In 1994 he contracted Bain's services to Continental, which had emerged from its second bankruptcy a year earlier. After the resignation of Continental's chief executive officer, Brenneman joined the $6 billion airline as chief operating officer in May 1995. In September 1996 he also was named president.
He made drastic changes by eliminating money-losing routes, improving aircraft reliability, standardizing the carrier's fleet, building up hubs, cutting jobs, reversing abysmal customer service and making the airline a desirable place to work.
When he left in May, Continental promoted two senior vice presidents to fill his positions. According to one analyst, some stakeholders in the airline feared for the company's health.
Brenneman, who had founded private equity investment and corporate turnaround firm TurnWorks Inc. shortly before joining Continental, rejoined the firm and began looking to invest in another airline.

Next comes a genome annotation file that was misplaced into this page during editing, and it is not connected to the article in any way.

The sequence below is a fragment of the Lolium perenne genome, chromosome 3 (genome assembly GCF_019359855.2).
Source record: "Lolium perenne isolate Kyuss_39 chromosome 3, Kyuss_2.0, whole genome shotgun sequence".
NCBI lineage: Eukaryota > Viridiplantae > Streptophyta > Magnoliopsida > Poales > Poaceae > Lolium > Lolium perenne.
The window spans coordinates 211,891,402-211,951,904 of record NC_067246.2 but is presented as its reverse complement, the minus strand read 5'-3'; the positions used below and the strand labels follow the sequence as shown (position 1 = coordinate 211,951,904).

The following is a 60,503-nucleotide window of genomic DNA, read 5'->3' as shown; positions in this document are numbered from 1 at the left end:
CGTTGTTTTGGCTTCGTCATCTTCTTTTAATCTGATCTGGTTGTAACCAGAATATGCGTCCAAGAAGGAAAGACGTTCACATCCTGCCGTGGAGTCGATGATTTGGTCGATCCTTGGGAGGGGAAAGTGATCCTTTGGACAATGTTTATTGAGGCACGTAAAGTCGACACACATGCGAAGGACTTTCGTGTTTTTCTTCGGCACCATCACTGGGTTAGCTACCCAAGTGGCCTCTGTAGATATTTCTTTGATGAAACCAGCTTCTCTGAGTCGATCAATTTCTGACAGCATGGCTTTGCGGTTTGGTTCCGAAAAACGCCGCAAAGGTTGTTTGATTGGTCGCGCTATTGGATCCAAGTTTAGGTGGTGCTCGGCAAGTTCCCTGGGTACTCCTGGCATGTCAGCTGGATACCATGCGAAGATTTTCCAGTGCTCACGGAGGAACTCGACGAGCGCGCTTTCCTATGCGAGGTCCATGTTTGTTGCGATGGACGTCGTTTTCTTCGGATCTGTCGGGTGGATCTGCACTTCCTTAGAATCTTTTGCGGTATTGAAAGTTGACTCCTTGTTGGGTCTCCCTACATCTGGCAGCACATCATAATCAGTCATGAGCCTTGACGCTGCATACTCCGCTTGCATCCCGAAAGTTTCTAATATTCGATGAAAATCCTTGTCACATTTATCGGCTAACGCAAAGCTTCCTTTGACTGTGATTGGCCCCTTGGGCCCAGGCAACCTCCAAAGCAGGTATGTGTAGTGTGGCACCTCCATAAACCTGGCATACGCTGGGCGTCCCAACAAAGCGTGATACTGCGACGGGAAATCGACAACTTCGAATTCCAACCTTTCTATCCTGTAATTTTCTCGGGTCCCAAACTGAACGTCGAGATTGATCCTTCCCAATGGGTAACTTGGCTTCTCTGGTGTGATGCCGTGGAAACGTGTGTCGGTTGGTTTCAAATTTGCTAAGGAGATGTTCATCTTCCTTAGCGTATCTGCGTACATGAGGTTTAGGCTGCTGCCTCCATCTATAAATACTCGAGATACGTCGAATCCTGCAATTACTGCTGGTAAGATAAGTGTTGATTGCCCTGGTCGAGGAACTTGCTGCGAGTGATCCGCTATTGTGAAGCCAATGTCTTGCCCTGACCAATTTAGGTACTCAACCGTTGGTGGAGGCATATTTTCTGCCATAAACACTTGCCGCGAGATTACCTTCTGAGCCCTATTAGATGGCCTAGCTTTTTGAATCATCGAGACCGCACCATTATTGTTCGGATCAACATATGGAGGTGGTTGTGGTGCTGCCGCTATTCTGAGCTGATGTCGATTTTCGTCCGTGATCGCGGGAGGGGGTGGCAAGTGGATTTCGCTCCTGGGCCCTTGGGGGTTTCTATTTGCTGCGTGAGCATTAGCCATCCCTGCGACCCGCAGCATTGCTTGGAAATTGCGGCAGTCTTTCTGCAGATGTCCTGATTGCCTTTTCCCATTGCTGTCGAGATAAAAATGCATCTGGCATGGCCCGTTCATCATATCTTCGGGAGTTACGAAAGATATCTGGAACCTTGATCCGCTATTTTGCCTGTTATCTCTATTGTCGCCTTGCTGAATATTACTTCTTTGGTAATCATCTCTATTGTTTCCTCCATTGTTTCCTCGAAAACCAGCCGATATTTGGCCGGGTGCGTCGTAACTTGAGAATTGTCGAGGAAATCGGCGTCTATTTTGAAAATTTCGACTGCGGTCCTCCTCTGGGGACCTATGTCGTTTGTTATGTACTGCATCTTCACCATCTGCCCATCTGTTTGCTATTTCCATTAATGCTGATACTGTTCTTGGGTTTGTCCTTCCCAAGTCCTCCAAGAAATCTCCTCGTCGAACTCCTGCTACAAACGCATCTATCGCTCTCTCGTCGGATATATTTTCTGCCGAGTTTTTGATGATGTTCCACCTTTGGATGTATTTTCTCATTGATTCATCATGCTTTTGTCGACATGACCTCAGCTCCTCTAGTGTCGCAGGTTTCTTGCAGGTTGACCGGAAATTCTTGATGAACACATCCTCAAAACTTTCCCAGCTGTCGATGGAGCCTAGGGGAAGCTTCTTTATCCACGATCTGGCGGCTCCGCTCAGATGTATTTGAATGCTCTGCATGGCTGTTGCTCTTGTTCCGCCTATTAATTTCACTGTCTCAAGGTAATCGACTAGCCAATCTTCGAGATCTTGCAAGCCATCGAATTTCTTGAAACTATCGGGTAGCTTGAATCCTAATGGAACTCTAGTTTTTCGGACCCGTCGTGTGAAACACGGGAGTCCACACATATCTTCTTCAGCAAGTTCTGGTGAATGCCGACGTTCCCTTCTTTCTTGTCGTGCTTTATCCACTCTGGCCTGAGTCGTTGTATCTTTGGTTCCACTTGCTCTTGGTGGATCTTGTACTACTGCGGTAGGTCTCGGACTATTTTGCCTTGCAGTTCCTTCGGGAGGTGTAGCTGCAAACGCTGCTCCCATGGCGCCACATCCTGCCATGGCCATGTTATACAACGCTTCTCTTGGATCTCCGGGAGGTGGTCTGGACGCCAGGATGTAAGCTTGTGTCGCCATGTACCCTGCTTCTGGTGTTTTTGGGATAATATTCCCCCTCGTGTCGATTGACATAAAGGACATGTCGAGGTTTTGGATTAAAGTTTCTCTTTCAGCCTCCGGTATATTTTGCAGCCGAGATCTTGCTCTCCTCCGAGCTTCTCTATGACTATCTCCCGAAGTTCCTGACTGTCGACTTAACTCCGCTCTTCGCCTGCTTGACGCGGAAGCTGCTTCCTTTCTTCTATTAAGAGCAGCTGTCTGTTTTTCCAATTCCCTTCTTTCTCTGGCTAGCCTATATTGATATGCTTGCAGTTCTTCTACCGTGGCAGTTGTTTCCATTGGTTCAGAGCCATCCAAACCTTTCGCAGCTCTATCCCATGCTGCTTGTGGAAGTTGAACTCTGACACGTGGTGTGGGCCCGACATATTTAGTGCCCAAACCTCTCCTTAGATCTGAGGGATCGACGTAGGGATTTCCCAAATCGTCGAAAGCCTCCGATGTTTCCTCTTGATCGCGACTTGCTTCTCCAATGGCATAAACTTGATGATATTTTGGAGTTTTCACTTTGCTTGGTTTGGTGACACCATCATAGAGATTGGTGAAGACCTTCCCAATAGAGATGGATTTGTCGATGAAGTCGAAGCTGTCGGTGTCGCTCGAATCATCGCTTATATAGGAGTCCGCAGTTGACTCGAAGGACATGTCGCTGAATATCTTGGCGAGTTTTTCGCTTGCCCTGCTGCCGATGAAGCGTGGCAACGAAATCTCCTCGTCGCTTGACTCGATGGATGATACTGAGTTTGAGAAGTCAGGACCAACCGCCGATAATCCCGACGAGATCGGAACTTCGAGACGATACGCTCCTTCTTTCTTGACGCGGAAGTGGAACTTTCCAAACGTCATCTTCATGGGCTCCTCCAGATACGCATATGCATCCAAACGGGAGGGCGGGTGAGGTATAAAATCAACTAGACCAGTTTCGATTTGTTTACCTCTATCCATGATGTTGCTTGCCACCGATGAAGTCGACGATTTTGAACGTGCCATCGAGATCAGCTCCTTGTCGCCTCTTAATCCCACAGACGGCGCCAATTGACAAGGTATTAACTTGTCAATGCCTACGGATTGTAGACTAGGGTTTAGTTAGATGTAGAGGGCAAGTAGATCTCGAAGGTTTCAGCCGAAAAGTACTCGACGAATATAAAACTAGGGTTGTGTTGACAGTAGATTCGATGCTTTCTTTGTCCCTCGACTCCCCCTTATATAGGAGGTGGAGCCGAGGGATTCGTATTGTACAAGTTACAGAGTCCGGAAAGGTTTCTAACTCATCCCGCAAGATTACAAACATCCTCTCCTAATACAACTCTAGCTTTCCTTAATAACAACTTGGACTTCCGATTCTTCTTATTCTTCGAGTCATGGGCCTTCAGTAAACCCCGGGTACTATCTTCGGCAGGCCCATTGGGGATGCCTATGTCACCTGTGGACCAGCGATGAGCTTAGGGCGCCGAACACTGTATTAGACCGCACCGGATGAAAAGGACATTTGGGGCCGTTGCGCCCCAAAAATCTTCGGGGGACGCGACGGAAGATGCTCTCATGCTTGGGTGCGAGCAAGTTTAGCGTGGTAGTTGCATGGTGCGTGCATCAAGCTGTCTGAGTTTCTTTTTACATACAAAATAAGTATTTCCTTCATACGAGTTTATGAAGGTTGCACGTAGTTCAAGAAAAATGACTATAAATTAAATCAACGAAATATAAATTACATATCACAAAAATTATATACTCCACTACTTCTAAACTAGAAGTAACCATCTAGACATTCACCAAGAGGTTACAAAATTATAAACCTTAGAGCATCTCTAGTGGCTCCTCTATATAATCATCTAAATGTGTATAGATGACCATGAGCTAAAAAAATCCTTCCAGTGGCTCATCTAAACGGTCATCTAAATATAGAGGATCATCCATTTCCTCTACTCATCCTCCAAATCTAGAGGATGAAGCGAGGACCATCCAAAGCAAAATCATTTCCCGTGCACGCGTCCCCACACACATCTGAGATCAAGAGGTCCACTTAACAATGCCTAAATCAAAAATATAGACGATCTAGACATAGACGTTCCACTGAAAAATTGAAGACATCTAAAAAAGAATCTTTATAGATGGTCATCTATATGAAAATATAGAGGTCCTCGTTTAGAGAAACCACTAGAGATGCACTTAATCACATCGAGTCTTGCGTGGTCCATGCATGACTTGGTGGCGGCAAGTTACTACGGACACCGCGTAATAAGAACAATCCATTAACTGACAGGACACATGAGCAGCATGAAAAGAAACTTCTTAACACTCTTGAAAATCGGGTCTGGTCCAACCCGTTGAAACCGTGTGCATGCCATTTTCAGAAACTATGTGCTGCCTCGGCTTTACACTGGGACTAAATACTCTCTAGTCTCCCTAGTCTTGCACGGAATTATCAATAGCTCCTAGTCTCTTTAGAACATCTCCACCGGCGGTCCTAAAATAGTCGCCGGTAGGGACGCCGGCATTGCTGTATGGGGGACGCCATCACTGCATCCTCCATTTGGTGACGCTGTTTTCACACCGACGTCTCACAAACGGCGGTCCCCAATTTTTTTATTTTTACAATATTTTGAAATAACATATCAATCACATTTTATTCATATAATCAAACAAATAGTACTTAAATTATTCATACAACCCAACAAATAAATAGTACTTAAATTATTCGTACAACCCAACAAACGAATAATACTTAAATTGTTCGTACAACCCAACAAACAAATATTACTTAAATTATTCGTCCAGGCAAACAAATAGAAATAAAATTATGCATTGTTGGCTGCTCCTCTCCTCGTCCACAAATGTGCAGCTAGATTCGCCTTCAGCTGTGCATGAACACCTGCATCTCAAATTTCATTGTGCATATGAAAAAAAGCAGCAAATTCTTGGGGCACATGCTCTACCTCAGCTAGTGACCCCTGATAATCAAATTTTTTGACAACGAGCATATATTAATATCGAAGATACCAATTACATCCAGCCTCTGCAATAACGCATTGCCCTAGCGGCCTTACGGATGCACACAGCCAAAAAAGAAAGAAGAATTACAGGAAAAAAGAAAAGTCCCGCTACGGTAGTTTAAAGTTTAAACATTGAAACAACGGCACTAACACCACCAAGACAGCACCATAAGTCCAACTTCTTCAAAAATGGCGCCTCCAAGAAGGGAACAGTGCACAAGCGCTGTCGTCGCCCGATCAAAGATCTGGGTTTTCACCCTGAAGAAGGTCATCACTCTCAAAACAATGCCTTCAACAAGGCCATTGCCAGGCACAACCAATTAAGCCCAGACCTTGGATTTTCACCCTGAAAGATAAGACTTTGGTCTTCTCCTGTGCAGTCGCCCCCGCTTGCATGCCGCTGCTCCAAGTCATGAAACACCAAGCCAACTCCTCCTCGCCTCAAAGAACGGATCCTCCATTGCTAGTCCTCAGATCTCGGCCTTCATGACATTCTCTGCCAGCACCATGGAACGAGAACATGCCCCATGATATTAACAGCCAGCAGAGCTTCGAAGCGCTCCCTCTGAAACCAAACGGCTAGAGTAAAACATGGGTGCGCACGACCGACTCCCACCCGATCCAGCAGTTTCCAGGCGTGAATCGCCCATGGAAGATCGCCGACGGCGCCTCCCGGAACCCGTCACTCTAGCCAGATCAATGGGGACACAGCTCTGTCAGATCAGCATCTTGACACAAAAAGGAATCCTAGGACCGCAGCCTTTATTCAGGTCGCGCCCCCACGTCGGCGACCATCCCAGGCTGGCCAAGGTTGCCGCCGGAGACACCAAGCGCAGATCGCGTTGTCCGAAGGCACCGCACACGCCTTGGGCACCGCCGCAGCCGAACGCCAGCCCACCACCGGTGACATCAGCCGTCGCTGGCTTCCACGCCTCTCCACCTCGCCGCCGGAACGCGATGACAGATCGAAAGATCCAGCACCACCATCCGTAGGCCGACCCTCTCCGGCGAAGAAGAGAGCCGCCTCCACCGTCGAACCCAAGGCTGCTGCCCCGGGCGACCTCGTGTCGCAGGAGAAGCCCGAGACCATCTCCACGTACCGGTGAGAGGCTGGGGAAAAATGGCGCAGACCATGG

He got a call about four months ago from Mercer Management Consulting, which Aloha had hired to help it evaluate strategic options to improve the company.
"I got a call from Mercer and they said, 'Greg would you be interested in buying Aloha Airlines? When can we have lunch with you?' I thought for a second, and said we don't need to have lunch, I can answer that on the telephone. I said to buy one of two carriers in what should be a single-carrier market would be just a real crazy thing to do."
Brenneman did have lunch with a Mercer representative, and got to thinking about merging Aloha and Hawaiian even though past attempts had never resulted in an agreement.
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Instead of buying Aloha, Brenneman engineered the merger. Neither TurnWorks nor Brenneman are investing capital in the roughly $150 million to $200 million deal.
Raymond Neidl, an airline analyst with ABN Ambro Bank in New York, was surprised Brenneman chose to take on Hawaiian and Aloha.